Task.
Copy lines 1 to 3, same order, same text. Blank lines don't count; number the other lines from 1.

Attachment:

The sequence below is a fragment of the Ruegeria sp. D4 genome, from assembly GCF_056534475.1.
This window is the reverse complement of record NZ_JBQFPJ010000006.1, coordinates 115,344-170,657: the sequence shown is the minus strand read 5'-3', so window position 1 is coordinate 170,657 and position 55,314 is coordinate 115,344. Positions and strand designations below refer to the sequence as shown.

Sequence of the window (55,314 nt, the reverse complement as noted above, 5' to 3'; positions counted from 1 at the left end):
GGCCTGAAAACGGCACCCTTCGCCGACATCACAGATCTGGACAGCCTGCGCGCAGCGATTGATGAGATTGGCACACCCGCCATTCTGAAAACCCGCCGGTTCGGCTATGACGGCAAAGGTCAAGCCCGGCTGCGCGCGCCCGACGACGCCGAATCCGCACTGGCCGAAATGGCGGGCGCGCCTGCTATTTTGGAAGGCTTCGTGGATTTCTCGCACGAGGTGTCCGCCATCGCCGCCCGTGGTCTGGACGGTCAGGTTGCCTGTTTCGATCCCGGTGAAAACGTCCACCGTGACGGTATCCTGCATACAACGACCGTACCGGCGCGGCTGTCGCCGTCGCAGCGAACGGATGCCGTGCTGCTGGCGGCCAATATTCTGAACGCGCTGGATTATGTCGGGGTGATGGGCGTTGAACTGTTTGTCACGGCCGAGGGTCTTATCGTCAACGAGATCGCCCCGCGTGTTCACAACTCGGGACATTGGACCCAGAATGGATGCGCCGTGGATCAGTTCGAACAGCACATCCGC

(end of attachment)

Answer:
The sequence below is a fragment of the Ruegeria sp. D4 genome, from assembly GCF_056534475.1.
This window is the reverse complement of record NZ_JBQFPJ010000006.1, coordinates 115,344-170,657: the sequence shown is the minus strand read 5'-3', so window position 1 is coordinate 170,657 and position 55,314 is coordinate 115,344. Positions and strand designations below refer to the sequence as shown.

Sequence of the window (55,314 nt, the reverse complement as noted above, 5' to 3'; positions counted from 1 at the left end):